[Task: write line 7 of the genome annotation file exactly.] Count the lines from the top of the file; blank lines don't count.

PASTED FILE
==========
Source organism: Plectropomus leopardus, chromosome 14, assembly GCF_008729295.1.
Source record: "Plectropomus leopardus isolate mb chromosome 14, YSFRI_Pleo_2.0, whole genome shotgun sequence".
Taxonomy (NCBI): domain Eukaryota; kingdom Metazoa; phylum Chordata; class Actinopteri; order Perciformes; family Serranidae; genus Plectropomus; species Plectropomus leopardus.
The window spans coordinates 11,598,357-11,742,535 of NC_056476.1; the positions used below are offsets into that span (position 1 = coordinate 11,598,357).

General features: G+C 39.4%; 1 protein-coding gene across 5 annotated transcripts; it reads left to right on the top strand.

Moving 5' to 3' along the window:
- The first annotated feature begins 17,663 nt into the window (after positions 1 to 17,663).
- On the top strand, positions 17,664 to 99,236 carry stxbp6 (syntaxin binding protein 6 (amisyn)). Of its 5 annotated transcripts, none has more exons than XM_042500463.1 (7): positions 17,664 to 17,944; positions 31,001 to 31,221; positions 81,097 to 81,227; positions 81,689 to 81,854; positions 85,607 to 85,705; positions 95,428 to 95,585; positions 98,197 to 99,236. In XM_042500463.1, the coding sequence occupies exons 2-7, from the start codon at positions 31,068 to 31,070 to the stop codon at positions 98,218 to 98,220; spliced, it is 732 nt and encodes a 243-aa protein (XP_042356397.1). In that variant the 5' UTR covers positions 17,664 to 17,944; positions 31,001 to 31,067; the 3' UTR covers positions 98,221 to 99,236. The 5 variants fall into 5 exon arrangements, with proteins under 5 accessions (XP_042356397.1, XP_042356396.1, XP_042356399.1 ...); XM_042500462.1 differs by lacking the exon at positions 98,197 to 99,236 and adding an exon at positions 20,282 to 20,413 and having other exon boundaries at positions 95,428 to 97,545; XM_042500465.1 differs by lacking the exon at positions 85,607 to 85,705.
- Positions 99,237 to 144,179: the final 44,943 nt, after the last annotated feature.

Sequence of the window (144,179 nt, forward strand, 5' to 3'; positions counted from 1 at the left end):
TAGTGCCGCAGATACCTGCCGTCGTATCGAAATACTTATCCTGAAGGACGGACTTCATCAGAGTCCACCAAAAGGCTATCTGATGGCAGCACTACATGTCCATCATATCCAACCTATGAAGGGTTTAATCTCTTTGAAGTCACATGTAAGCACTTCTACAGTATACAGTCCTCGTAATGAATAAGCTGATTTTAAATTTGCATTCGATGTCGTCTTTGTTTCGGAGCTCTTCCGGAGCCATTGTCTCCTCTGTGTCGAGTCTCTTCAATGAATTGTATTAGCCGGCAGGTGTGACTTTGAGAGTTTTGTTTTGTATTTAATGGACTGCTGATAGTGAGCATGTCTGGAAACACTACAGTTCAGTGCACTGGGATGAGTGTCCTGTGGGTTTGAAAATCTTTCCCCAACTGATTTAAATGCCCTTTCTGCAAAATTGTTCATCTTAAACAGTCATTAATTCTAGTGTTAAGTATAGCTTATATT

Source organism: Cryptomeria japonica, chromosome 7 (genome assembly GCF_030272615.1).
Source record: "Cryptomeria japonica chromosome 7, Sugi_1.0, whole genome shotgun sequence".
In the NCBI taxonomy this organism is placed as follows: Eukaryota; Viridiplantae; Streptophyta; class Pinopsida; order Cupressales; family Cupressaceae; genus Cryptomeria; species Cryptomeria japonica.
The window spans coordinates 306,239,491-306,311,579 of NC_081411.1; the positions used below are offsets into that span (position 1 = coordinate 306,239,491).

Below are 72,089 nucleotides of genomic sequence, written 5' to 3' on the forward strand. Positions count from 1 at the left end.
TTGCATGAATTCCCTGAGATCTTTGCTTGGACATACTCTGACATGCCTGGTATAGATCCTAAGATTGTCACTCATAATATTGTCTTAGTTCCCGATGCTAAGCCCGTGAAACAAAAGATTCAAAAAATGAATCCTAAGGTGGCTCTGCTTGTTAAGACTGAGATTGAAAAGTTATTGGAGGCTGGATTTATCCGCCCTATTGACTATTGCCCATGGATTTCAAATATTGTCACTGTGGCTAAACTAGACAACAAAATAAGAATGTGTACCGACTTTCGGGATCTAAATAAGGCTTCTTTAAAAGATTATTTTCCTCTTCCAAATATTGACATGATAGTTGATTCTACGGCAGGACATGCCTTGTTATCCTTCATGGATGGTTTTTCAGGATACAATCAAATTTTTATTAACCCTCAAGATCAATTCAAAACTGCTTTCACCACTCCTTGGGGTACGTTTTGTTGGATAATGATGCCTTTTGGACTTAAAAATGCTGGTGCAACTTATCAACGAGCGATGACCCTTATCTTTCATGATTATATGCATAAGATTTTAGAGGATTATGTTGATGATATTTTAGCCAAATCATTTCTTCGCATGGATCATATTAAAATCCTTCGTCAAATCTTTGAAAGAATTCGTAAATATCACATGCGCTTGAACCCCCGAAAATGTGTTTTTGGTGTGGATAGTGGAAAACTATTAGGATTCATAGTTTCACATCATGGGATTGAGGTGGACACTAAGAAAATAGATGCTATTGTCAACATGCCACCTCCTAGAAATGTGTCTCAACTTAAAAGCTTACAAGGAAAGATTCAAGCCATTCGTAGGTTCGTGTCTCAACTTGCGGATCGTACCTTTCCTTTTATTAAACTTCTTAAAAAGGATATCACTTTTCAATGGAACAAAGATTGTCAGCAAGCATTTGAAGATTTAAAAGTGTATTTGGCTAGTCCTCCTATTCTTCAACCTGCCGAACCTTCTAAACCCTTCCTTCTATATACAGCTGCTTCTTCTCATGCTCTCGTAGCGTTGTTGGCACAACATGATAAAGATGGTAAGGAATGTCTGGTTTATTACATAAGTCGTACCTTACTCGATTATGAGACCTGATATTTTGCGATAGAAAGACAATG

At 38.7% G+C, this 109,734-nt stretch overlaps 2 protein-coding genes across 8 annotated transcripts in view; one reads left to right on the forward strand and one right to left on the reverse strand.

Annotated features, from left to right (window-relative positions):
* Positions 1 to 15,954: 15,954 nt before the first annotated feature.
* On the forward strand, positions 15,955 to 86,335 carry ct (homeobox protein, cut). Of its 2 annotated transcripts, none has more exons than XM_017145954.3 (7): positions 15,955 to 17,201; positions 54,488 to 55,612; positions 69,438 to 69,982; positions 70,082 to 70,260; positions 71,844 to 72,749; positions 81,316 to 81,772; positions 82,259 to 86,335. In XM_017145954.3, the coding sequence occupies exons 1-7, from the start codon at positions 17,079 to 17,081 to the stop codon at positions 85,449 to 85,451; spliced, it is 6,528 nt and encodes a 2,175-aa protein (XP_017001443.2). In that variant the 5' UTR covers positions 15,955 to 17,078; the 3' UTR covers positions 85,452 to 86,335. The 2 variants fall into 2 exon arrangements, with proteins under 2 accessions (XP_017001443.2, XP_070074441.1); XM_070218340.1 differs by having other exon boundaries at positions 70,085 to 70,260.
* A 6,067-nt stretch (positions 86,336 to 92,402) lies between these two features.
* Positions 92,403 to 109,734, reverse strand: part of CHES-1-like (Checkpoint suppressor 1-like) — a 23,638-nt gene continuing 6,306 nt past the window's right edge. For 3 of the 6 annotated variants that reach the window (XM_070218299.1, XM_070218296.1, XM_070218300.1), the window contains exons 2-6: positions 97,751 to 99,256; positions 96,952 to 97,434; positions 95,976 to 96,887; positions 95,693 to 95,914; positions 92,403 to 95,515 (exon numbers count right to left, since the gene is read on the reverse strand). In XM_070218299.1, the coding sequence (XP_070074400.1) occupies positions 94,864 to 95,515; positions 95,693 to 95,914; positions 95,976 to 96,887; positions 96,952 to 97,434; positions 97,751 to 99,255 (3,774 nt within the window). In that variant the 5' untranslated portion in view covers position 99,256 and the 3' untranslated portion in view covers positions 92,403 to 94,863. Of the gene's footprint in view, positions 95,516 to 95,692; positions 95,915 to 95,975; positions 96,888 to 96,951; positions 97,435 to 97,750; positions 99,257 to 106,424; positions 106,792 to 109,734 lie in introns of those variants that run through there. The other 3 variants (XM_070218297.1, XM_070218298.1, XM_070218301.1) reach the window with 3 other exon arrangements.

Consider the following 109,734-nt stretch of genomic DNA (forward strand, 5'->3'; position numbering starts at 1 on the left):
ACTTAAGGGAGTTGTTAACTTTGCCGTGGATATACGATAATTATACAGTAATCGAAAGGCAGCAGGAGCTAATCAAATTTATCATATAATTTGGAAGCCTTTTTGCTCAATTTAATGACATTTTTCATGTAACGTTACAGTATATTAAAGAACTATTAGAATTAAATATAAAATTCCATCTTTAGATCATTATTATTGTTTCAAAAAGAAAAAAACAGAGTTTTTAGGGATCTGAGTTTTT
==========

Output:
- The first annotated feature begins 17,663 nt into the window (after positions 1 to 17,663).